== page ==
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Candide, Or The Optimist

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"Who can this private person be?" said the five princes to one another, "who is able to give and has actually given, an hundred times as much as any of us?"  

Just as they rose from table, in came four serene highnesses, who had also been stripped of their territories by the fortune of war, and were come to spend the remainder of the Carnival at Venice. Candide took no manner of notice of them; for his thoughts were wholly employed on his voyage to Constantinople, whither he intended to go in search of his lovely Miss Cunegund.   

Candide’s Voyage to Constantinople.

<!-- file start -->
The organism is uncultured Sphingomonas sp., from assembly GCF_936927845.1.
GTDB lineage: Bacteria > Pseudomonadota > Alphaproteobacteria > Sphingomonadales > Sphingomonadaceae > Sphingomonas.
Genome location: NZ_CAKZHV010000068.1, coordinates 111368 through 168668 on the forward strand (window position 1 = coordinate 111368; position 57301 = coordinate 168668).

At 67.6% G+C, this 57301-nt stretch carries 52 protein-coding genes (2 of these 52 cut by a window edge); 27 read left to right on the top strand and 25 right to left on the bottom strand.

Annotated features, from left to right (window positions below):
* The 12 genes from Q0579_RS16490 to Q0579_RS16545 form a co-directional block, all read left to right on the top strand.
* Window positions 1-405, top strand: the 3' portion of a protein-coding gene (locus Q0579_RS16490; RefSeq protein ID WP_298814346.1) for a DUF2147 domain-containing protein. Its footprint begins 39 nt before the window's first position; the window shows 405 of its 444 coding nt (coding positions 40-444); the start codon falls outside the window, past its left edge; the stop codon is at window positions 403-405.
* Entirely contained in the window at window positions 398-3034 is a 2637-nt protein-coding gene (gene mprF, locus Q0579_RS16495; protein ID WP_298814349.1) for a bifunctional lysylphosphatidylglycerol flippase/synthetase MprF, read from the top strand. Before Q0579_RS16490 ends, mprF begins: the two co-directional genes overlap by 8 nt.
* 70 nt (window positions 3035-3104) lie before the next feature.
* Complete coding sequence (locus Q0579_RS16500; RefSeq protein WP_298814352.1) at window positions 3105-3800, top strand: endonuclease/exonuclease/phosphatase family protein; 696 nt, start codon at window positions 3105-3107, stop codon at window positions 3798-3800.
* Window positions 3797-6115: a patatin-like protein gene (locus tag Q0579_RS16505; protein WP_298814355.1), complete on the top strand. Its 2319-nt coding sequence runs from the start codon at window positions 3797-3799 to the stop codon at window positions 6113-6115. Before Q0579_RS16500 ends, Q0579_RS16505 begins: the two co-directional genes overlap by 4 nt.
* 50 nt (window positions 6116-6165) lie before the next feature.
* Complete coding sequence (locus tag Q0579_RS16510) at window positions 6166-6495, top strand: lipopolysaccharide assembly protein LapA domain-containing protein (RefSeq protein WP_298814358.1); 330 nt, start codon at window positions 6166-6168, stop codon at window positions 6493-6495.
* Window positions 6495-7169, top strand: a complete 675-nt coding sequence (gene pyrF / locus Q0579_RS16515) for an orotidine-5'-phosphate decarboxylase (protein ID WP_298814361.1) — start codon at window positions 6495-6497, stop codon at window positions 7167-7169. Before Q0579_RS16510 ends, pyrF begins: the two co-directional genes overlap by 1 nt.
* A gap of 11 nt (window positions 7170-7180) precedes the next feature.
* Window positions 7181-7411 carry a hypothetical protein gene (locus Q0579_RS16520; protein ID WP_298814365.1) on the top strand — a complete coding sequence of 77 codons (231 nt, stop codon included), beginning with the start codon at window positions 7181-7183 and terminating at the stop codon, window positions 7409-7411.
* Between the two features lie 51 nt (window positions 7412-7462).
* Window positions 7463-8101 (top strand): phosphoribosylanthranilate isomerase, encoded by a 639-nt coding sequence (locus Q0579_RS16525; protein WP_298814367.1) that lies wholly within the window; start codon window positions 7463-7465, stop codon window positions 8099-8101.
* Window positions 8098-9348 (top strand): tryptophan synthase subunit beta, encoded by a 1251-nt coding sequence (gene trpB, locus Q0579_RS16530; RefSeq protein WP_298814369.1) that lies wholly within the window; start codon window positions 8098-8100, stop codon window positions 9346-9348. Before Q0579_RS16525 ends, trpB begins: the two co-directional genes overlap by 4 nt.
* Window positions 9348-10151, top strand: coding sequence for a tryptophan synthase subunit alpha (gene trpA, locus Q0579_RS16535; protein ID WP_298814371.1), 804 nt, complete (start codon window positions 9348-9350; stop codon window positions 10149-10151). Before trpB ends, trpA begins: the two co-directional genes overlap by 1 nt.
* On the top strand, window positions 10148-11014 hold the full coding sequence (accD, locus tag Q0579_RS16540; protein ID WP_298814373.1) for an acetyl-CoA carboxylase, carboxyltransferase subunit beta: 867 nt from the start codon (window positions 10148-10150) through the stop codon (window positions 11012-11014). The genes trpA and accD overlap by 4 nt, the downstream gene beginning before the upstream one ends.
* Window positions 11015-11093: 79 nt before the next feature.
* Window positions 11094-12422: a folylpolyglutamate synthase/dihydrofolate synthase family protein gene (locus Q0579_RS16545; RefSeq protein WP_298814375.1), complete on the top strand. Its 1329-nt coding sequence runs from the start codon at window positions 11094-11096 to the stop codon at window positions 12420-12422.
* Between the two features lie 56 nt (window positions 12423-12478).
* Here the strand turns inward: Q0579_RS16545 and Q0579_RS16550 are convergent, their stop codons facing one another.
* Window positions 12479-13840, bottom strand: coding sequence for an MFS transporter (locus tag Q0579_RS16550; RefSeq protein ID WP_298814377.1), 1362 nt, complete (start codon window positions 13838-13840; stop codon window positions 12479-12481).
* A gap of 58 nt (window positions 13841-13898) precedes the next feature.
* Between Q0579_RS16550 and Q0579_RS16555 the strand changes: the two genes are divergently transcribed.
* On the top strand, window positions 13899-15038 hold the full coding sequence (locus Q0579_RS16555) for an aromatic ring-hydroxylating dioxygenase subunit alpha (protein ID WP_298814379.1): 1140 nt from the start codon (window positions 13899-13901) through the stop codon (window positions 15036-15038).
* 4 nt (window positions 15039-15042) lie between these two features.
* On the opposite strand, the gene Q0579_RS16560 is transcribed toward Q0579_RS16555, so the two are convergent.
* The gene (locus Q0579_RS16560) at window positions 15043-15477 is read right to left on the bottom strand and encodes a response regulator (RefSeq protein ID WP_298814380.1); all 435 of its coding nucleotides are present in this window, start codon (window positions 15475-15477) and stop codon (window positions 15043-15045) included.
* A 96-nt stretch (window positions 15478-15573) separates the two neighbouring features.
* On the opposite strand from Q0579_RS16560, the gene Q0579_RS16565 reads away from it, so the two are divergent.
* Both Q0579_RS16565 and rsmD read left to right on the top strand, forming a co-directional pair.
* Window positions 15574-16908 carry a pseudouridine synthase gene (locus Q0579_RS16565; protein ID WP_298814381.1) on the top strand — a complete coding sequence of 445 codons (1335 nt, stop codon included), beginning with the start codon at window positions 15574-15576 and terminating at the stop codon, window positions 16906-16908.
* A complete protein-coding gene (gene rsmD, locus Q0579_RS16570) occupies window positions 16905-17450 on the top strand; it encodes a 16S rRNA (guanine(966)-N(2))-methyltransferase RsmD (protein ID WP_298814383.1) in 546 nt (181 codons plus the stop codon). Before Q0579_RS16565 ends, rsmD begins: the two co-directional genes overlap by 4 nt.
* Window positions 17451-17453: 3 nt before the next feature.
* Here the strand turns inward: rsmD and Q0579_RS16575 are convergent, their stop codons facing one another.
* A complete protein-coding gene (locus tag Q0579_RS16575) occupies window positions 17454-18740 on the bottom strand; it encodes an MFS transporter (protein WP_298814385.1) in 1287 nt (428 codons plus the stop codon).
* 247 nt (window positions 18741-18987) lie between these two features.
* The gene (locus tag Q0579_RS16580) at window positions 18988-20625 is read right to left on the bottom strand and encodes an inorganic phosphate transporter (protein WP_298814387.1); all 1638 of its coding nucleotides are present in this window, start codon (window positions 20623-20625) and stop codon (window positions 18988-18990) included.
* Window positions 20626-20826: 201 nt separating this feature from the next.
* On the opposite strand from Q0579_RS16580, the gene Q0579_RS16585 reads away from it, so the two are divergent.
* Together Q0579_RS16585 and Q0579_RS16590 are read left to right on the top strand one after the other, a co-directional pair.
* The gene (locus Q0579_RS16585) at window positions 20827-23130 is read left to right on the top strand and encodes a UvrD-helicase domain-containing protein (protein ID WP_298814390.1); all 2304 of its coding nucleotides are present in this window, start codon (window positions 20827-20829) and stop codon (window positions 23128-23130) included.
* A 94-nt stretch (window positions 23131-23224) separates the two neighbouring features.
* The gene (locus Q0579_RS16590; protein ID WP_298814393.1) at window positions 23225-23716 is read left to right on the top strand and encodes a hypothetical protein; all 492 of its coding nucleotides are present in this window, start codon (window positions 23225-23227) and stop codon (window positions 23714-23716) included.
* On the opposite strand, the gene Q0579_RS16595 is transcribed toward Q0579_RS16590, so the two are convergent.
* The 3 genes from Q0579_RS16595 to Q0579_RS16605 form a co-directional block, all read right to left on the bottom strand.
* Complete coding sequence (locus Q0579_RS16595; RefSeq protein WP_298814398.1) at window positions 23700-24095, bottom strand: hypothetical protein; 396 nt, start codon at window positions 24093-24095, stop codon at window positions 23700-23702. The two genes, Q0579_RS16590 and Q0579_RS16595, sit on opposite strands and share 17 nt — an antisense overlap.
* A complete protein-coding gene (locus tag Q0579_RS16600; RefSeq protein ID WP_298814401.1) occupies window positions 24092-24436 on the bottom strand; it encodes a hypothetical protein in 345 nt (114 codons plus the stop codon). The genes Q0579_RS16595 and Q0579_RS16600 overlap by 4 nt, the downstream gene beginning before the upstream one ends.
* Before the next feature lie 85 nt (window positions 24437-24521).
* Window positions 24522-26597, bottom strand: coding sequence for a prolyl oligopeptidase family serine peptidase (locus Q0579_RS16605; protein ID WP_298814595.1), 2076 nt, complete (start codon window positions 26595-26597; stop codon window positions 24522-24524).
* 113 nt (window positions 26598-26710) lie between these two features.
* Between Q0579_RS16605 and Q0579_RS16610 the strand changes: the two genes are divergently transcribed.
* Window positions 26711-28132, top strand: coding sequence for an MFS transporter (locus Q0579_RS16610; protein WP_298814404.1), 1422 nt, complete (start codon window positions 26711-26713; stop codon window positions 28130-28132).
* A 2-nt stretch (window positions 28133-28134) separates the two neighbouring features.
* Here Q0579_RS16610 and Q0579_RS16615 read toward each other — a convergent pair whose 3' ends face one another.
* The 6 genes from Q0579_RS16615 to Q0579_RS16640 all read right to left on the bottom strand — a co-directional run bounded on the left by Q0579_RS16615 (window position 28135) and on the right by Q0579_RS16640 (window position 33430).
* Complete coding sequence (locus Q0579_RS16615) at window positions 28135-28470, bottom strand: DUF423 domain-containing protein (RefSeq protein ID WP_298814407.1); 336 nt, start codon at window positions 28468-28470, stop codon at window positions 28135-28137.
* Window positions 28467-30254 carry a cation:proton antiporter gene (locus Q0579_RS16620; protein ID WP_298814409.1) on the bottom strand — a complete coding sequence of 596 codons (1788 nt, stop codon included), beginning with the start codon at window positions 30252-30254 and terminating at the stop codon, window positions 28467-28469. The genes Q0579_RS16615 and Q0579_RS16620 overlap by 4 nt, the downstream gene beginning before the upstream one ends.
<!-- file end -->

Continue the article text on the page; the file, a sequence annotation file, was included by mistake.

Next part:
THE trusty Cacambo had already engaged the captain of the Turkish ship, that was to carry Sultan Achmet back to Constantinople, to take Candide and Martin on board. Accordingly they both embarked,, after paying their obeisance to his miserable highness. As they were going on board Candide said to Martin: "You see we supped in company with six dethroned kings, and to one of them I gave charity. Perhaps there may be a great many other princes still more unfortunate. For my part, I have lost only a hundred sheep, and am now going to fly to the arms of my charming Miss Cunegund. My dear Martin, I must insist on it that Pangloss was in the right. All is for the best." "I wish it may be so," said Martin. "But this was an odd adventure we met with at Venice. I do not think there ever was an instance before of six dethroned monarchs supping together at a public inn." "This is not more extraordinary," said Martin, " than most of what has happened to us. It is a very common thing for kings to be dethroned; and as for our having the honour to sup with six of them, it is a mere accident not deserving our attention."
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